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Mediators of Inflammation
Volume 2015, Article ID 510105, 13 pages
Review Article

Inflammatory Response Mechanisms Exacerbating Hypoxemia in Coexistent Pulmonary Fibrosis and Sleep Apnea

Section of Pulmonary & Critical Care, Department of Medicine, University of Chicago, Chicago, IL 60637, USA

Received 2 February 2015; Accepted 17 March 2015

Academic Editor: Nina Ivanovska

Copyright © 2015 Ayodeji Adegunsoye and Jay Balachandran. This is an open access article distributed under the Creative Commons Attribution License, which permits unrestricted use, distribution, and reproduction in any medium, provided the original work is properly cited.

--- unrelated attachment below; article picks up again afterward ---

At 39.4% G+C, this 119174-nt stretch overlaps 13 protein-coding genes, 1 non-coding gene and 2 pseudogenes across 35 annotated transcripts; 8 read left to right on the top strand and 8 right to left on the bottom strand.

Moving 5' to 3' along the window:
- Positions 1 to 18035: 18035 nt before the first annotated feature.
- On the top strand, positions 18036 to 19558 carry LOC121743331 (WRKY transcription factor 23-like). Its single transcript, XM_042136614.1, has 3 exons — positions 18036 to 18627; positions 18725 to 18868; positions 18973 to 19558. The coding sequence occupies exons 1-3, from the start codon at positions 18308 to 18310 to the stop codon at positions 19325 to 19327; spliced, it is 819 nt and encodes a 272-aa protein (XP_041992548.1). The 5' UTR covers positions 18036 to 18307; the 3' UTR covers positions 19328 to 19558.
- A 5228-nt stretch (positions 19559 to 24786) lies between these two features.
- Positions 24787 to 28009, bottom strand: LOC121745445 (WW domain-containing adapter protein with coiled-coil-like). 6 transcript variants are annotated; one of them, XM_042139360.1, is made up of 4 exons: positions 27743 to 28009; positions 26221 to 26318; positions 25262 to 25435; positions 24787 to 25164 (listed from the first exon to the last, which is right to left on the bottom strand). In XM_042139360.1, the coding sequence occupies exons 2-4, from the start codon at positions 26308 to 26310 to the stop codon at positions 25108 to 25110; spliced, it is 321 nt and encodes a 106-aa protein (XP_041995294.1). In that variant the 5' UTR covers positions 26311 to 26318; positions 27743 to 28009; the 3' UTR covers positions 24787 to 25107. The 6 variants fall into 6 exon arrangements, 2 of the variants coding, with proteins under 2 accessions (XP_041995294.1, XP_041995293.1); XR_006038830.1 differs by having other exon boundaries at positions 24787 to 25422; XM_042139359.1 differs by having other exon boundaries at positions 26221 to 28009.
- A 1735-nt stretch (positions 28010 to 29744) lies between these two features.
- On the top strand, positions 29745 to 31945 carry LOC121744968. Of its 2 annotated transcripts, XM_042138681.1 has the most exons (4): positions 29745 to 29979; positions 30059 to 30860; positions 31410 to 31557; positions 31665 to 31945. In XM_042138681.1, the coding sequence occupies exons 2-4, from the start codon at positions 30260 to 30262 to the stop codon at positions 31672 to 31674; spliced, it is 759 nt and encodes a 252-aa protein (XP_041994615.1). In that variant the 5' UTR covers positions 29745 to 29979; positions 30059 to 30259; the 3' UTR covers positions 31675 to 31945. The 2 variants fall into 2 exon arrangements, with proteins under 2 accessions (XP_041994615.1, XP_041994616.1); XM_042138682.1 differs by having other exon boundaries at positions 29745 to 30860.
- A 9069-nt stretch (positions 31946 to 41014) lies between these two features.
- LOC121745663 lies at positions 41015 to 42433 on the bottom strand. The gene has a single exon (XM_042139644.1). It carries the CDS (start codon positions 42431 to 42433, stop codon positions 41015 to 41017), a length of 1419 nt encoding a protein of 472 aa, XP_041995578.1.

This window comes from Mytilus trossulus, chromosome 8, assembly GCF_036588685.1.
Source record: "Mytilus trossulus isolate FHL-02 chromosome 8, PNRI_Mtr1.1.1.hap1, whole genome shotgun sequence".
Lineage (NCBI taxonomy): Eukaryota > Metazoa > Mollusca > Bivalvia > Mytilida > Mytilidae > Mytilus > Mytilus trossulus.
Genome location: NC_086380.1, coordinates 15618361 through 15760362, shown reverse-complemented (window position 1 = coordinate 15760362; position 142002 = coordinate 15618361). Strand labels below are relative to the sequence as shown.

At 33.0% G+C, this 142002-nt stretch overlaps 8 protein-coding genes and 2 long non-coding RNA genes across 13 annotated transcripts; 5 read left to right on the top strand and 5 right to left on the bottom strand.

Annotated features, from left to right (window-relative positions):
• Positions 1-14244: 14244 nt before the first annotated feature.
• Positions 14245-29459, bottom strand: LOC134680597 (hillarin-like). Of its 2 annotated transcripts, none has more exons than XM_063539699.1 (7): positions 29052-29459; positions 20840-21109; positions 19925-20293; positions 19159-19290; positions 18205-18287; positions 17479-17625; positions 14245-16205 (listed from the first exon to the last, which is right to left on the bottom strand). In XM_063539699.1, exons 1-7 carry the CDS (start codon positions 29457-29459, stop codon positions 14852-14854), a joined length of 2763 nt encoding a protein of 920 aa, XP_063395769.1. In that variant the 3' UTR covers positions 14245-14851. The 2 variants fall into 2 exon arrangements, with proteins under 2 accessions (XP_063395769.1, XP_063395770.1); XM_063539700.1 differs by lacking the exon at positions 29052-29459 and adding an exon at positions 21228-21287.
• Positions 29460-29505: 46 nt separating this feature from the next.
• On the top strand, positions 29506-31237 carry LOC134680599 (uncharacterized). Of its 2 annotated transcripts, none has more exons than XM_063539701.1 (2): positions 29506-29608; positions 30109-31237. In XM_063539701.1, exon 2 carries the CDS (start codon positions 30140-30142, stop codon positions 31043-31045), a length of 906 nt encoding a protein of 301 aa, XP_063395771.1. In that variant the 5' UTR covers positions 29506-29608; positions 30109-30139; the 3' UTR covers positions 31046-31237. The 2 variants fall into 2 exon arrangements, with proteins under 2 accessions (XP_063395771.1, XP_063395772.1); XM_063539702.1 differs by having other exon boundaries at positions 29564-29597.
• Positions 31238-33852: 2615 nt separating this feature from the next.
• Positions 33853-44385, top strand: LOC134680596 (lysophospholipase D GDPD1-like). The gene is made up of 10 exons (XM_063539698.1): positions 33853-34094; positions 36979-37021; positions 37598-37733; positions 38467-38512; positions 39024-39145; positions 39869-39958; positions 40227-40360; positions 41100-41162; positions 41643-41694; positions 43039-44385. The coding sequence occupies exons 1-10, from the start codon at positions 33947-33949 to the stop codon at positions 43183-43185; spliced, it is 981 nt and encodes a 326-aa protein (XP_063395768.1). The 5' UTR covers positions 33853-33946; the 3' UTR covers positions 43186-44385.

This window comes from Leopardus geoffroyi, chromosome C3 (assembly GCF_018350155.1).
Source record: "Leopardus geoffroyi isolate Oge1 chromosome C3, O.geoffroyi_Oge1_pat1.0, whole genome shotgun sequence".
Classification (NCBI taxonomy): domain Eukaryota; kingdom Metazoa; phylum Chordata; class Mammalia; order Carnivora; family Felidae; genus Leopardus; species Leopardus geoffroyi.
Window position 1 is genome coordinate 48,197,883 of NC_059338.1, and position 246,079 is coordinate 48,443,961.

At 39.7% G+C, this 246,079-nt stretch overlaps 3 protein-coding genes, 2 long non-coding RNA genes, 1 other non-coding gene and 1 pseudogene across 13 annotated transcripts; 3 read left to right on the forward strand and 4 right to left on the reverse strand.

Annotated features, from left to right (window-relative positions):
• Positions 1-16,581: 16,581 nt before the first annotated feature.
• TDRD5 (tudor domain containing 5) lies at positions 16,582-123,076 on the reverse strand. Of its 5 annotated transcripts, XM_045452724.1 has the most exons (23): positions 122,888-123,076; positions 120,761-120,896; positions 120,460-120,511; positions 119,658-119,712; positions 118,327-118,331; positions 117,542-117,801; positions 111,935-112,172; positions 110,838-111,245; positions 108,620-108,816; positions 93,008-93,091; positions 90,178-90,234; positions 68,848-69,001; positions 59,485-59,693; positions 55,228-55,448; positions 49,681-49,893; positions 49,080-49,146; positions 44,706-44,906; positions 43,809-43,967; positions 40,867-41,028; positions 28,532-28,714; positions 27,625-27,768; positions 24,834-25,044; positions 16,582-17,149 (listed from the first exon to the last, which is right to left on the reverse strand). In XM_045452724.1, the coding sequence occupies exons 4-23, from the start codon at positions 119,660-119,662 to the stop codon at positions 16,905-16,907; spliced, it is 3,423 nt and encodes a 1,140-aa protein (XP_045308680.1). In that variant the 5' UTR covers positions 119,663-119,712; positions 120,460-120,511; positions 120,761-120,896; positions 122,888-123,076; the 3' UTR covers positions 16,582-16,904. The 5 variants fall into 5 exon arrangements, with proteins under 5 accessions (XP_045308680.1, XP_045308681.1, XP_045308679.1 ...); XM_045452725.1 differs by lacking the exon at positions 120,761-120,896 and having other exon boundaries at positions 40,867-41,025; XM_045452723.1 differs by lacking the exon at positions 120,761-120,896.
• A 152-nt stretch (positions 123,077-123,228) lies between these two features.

Mediators of inflammation, oxidative stress, and chemoattractants drive the hypoxemic mechanisms that accompany pulmonary fibrosis. Patients with idiopathic pulmonary fibrosis commonly have obstructive sleep apnea, which potentiates the hypoxic stimuli for oxidative stress, culminating in systemic inflammation and generalized vascular endothelial damage. Comorbidities like pulmonary hypertension, obesity, gastroesophageal reflux disease, and hypoxic pulmonary vasoconstriction contribute to chronic hypoxemia leading to the release of proinflammatory cytokines that may propagate clinical deterioration and alter the pulmonary fibrotic pathway. Tissue inhibitor of metalloproteinase (TIMP-1), interleukin- (IL-) 1α, cytokine-induced neutrophil chemoattractant (CINC-1, CINC-2α/β), lipopolysaccharide induced CXC chemokine (LIX), monokine induced by gamma interferon (MIG-1), macrophage inflammatory protein- (MIP-) 1α, MIP-3α, and nuclear factor- (NF-) κB appear to mediate disease progression. Adipocytes may induce hypoxia inducible factor (HIF) 1α production; GERD is associated with increased levels of lactate dehydrogenase (LDH), alkaline phosphatase (ALP), and tumor necrosis factor alpha (TNF-α); pulmonary artery myocytes often exhibit increased cytosolic free Ca2+. Protein kinase C (PKC) mediated upregulation of TNF-α and IL-1β also occurs in the pulmonary arteries. Increased understanding of the inflammatory mechanisms driving hypoxemia in pulmonary fibrosis and obstructive sleep apnea may potentiate the identification of appropriate therapeutic targets for developing effective therapies.